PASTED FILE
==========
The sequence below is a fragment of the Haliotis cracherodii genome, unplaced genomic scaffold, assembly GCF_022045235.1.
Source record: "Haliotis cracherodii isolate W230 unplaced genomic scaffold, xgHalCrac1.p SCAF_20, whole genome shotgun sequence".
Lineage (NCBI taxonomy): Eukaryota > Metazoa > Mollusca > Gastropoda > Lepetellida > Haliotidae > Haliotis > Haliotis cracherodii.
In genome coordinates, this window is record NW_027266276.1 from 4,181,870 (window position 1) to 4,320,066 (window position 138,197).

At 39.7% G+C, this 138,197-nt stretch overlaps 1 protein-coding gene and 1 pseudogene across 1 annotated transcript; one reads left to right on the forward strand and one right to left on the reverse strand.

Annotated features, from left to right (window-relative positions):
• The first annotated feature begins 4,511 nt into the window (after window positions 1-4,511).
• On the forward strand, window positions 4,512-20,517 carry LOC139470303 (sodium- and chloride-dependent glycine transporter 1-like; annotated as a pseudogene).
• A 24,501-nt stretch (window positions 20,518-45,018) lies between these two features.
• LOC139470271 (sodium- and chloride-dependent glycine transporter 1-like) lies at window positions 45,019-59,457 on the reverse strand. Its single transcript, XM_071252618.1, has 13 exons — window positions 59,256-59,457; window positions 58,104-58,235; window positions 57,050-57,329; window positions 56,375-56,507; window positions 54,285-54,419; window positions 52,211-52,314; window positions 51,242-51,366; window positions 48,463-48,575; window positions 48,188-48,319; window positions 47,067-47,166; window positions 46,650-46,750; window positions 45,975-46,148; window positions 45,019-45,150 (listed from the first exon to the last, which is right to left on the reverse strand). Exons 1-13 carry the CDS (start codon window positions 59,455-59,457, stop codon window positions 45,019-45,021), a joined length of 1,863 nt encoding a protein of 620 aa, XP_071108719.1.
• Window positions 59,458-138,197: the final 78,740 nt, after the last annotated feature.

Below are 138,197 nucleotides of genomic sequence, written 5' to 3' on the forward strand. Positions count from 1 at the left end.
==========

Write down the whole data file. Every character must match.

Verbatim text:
The sequence below is a fragment of the Haliotis cracherodii genome, unplaced genomic scaffold, assembly GCF_022045235.1.
Source record: "Haliotis cracherodii isolate W230 unplaced genomic scaffold, xgHalCrac1.p SCAF_20, whole genome shotgun sequence".
Lineage (NCBI taxonomy): Eukaryota > Metazoa > Mollusca > Gastropoda > Lepetellida > Haliotidae > Haliotis > Haliotis cracherodii.
In genome coordinates, this window is record NW_027266276.1 from 4,181,870 (window position 1) to 4,320,066 (window position 138,197).

At 39.7% G+C, this 138,197-nt stretch overlaps 1 protein-coding gene and 1 pseudogene across 1 annotated transcript; one reads left to right on the forward strand and one right to left on the reverse strand.

Annotated features, from left to right (window-relative positions):
• The first annotated feature begins 4,511 nt into the window (after window positions 1-4,511).
• On the forward strand, window positions 4,512-20,517 carry LOC139470303 (sodium- and chloride-dependent glycine transporter 1-like; annotated as a pseudogene).
• A 24,501-nt stretch (window positions 20,518-45,018) lies between these two features.
• LOC139470271 (sodium- and chloride-dependent glycine transporter 1-like) lies at window positions 45,019-59,457 on the reverse strand. Its single transcript, XM_071252618.1, has 13 exons — window positions 59,256-59,457; window positions 58,104-58,235; window positions 57,050-57,329; window positions 56,375-56,507; window positions 54,285-54,419; window positions 52,211-52,314; window positions 51,242-51,366; window positions 48,463-48,575; window positions 48,188-48,319; window positions 47,067-47,166; window positions 46,650-46,750; window positions 45,975-46,148; window positions 45,019-45,150 (listed from the first exon to the last, which is right to left on the reverse strand). Exons 1-13 carry the CDS (start codon window positions 59,455-59,457, stop codon window positions 45,019-45,021), a joined length of 1,863 nt encoding a protein of 620 aa, XP_071108719.1.
• Window positions 59,458-138,197: the final 78,740 nt, after the last annotated feature.

Below are 138,197 nucleotides of genomic sequence, written 5' to 3' on the forward strand. Positions count from 1 at the left end.